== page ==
On The Unprecedented Character Of Enhanced Hydroclimate Variability In California Over The Past 600 Years
Presenter: Diana Zamora-Reyes1
Co-Author(s): Bryan Black
Advisor(s): Dr. Valerie Trouet
1Department of Hydrology and Atmospheric Sciences, University of Arizona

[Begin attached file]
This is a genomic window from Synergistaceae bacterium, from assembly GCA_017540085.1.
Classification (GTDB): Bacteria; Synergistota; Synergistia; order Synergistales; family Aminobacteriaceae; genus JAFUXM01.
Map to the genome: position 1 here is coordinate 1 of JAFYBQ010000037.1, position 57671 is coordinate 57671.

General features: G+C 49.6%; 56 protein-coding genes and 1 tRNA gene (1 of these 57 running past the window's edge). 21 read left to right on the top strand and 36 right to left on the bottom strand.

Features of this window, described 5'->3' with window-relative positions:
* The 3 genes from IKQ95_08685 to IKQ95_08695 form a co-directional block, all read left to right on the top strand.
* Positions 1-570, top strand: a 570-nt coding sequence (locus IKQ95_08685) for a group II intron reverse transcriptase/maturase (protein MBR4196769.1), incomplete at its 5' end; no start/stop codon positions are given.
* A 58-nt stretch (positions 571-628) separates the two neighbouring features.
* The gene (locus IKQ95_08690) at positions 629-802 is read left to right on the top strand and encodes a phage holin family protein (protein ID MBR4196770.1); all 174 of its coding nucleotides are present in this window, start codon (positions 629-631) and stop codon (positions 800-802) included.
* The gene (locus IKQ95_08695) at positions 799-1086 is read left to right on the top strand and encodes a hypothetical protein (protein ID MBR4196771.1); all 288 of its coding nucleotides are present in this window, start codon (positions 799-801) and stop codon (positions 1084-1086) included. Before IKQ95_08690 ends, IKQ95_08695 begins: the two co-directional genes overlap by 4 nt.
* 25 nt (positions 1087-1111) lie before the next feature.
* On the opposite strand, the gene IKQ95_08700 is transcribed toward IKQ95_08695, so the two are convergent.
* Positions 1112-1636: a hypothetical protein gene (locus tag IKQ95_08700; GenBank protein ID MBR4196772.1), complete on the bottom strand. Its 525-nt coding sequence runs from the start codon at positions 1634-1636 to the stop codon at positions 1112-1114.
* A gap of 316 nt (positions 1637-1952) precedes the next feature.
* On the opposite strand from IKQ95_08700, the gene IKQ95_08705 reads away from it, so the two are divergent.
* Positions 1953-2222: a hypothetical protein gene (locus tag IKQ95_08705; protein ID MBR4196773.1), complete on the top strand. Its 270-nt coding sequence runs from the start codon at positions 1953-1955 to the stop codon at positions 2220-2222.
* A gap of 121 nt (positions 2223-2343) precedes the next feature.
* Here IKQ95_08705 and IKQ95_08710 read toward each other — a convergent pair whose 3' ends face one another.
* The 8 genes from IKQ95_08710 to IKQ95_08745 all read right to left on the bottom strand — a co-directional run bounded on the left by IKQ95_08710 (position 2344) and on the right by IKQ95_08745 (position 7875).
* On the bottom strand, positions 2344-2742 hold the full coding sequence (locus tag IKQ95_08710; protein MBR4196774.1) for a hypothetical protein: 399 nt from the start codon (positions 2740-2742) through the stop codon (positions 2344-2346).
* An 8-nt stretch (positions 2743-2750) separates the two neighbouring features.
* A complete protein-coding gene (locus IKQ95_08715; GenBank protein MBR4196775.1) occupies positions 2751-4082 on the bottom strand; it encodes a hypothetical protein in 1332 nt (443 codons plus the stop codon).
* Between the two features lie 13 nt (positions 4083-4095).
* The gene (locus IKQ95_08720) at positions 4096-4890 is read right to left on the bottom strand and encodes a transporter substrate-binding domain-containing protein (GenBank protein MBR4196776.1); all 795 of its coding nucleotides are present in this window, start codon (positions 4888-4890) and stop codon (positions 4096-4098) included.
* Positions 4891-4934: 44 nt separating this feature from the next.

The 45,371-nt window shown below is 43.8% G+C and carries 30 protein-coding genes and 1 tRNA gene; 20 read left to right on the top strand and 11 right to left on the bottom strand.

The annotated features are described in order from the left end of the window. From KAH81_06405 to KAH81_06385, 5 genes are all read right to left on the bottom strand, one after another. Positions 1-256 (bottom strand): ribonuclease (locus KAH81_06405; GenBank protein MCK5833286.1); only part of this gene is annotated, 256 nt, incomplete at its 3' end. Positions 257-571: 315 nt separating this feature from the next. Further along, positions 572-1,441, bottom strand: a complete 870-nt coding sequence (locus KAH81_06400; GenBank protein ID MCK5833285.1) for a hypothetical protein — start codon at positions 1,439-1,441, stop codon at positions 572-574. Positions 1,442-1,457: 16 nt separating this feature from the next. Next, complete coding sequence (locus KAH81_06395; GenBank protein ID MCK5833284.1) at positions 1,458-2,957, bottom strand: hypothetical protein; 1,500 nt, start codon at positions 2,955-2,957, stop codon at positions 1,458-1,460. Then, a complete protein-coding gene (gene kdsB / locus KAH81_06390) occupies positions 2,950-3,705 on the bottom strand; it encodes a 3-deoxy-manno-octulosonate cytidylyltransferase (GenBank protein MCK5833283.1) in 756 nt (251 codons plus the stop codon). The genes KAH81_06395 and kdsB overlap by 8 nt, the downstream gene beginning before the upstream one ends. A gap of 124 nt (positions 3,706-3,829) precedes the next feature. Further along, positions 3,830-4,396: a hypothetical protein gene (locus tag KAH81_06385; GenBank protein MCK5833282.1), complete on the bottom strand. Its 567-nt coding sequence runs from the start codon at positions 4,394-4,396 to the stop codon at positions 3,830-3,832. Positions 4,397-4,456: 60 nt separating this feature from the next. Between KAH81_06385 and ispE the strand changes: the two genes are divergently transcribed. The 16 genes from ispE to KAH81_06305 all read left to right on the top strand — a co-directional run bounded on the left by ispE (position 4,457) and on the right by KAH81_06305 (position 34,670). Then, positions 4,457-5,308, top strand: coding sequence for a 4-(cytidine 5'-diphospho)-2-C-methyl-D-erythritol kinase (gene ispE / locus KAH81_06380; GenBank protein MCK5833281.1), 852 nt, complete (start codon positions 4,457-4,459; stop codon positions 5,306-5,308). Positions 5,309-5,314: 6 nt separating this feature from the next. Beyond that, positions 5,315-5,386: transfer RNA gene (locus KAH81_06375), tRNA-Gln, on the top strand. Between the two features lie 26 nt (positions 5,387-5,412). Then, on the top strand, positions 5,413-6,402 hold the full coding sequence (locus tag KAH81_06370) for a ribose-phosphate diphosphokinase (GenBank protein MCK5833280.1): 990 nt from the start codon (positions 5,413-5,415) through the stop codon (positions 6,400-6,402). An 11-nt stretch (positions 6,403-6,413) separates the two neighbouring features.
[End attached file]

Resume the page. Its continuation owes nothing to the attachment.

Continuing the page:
Most of the precipitation over California occurs in a short window of time from November to March and is highly dependent on the frequency of winter storms steered towards the state. The amount of precipitation thus tends to vary from year to year, which was evident in the recent (2012-2017) extremely dry-to-extremely wet cycle that resulted in drought, wildfires, and floods throughout California and caused more than $6 billion in damage. In 2015, the Sierra Nevada snowpack reached a 500-year low due to below average precipitation and above average temperatures, while in 2017 the snowpack was above average due to record-high precipitation totals and a series of rain-on-snow events almost led Oroville Dam to collapse. Here, we examine whether this extreme-to-extreme pattern is exceptional in the context of the past 600 years. Instrumental precipitation and streamflow data (1940-2019) show that northern and southern California have an increasing trend in variability starting in the 1950s that is primarily caused by larger wet extremes. We have extended these results using 30 tree-ring based hydroclimate reconstructions throughout the state. We show that the variability seen in the instrumental records over southern and northern California has reached unprecedented levels over the past 600 years. Our results are consistent with climate model simulations that suggest an increasingly volatile future. Water resources managers will need to incorporate this increased variability into their planning for public and agricultural water supply, while being aware of the higher risks for wildfires and floods.